El Faro’s sister ship was scrapped for “commercial reasons”, according to the company over the vessel.
Through this latest hearing session of the Coast Guard Marine Board of Investigation working the El Faro sinking, consistent questions have arisen regarding some of the potential issues on board El Yunque, specifically in connection to her vent trunks. This session was also the first that investigators publicly confirmed El Yunque was being scrapped instead of heading to the Alaskan trade, but until Monday’s testimony, it wasn’t clear what went in to that decision.
TOTE attorneys questioning TOTE Maritime Puerto Rico Director of Operations Lee Peterson, who was the TOTE Services Director of Safety and Marine Operations at the time of the sinking, asked him to point blank speak to whether the Coast Guard had ordered the ship be scrapped because of safety concerns.
“The decision on scrapping the El Yunque- I was not involved in that decision, but my understanding is that it was a commercial decision and it was based on the conversions that were ongoing with the Orca class ships,” Peterson says.
El Faro and El Yunque were set to be converted for the Alaskan trade in order to temporarily take the place of two Orca-class ships on that route, which were thought to need engine replacements, according to Peterson. He says the new engines were to meet new emissions standards, and would take the ships out of service, at a foreign shipyard, for an extended period of time.
The engine manufacturer later determined the engines could be converted, instead of replaced.
“The current conversion, a lot of it can be done underway on the vessels. And for the required shipyard periods, they’re a short enough duration where we don’t require a replacement ship to fill in for them,” Peterson says.
As a result, he says they no longer needed El Yunque to spell the Alaska ships. His attorney asked whether he was aware of conversations of other commercial factors that also went in to the decision to scrap, but Peterson says he was not.
The MBI wanted to be explicitly clear, though.
“Is it your testimony that the El Yunque was not scrapped at least in part due to safety concerns that would have to be corrected and the substantial amount of work to be done,” asked MBI Chair Captain Jason Neubauer.
Peterson initially responded “correct”, before consulting with his attorney and stating that he wasn’t aware of any safety considerations in the decision. TOTE Services Attorney Luke Reid soon added a caveat, though.
“He gave you what his understanding was with respect to the reason, and it involved Orcas and thinks like that in his testimony. Sitting down with Mr. Peterson, we realized that that was not a correct statement. So his understanding was not correct, I just wanted to make sure that’s corrected for the record,” Reid says.
The clear line was blurred further, when some on the MBI introduced glimpses of conversations or correspondences they appeared to question could be involved in the decision. Board Member Keith Fawcett asked Peterson if he was aware of discussions in September 2015 related to delaying the Orca conversions because of a “cascading series of events”, which included problems with the Isla Bella. The Isla Bella is one of the ships that was going to replace El Faro and El Yunque, who were then going to spell the Alaskan ships. Neubauer further asked whether Peterson was aware of a meeting between senior TOTE executives and the US Coast Guard headquarters to discuss the scrapping of El Yunque.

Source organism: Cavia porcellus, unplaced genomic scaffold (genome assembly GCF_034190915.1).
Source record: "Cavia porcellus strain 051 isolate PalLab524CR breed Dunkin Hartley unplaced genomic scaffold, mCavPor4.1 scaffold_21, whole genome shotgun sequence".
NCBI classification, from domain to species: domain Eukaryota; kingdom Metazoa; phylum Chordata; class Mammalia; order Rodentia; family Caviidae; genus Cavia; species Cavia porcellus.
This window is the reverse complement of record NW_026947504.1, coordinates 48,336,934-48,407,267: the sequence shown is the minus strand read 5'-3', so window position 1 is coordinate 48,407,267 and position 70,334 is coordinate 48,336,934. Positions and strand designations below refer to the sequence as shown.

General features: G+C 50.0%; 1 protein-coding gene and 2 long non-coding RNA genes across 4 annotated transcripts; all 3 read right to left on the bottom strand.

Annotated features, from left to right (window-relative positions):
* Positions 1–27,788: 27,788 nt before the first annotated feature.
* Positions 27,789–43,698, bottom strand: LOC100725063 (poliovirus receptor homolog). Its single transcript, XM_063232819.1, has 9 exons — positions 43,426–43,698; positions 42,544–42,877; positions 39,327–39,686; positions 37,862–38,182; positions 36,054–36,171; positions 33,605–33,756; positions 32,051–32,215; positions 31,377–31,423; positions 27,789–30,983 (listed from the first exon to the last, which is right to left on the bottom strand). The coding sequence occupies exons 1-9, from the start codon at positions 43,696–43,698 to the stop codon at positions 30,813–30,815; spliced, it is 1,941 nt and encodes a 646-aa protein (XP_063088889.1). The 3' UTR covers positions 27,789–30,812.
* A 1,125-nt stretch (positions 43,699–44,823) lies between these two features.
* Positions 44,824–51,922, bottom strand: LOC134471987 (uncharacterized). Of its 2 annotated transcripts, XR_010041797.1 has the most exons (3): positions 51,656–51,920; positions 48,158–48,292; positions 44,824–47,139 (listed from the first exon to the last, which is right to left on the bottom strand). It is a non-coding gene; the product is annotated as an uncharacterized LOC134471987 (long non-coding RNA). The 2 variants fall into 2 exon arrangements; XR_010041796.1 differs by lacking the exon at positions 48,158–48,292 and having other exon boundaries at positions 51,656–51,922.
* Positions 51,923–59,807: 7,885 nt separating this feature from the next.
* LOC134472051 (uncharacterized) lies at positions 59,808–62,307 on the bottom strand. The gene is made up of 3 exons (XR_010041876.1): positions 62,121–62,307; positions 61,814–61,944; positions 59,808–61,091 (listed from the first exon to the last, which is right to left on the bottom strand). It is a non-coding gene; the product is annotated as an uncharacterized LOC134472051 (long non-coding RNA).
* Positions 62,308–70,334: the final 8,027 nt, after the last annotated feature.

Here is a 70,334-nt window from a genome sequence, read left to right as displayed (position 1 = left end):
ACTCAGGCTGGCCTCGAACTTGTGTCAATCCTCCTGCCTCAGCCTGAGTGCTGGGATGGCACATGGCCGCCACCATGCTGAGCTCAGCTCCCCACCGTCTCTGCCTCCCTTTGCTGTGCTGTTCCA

On both accounts, Peterson was not aware of the conversations.
Through this hearing session, the MBI Board has been closely examining specifically the state of El Yunque’s vent trunks. Earlier testimony shows there was severe wastage found in one of the trunks in 3 hold during a Document of Compliance Audit. The Coast Guard says the American Bureau of Shipping was tasked with inspecting the other vent trunks, and they cleared them. During a later drydock on the Northwest, though, wastage was found by the Coast Guard in many other trunks, and inspectors believed it to be long term.
TOTE Services Port Engineer Tim Neeson tells the MBI he was involved in the inspection of the other vent trunks, after the ship had been moved to the drydock. He crawled inside and chipped at the metal to determine the strength and state.
“Pretty bad, pretty rusty,” Neeson says.
He says they opened “a considerable amount” of the vent trunks, but not all of them.
They made a plan to address the needed repairs, which included changing questionable steel. Plans changed with the decision to scrap the vessel.
There has been no documentation of severe wastage found on El Faro at this time, but investigators have noted that they will continue to present evidence connected to her sister ship because of the similarities and because it can help speak to how the vessels were being managed. The vent trunks specifically have also become a point of interest, since an MBI-requested report presented during this hearing session showed it’s possible water was able to get in through the vent trunks, contributing to the flooding El Faro was experiencing ahead of her sinking.
Source: WOKV. 14 February 2017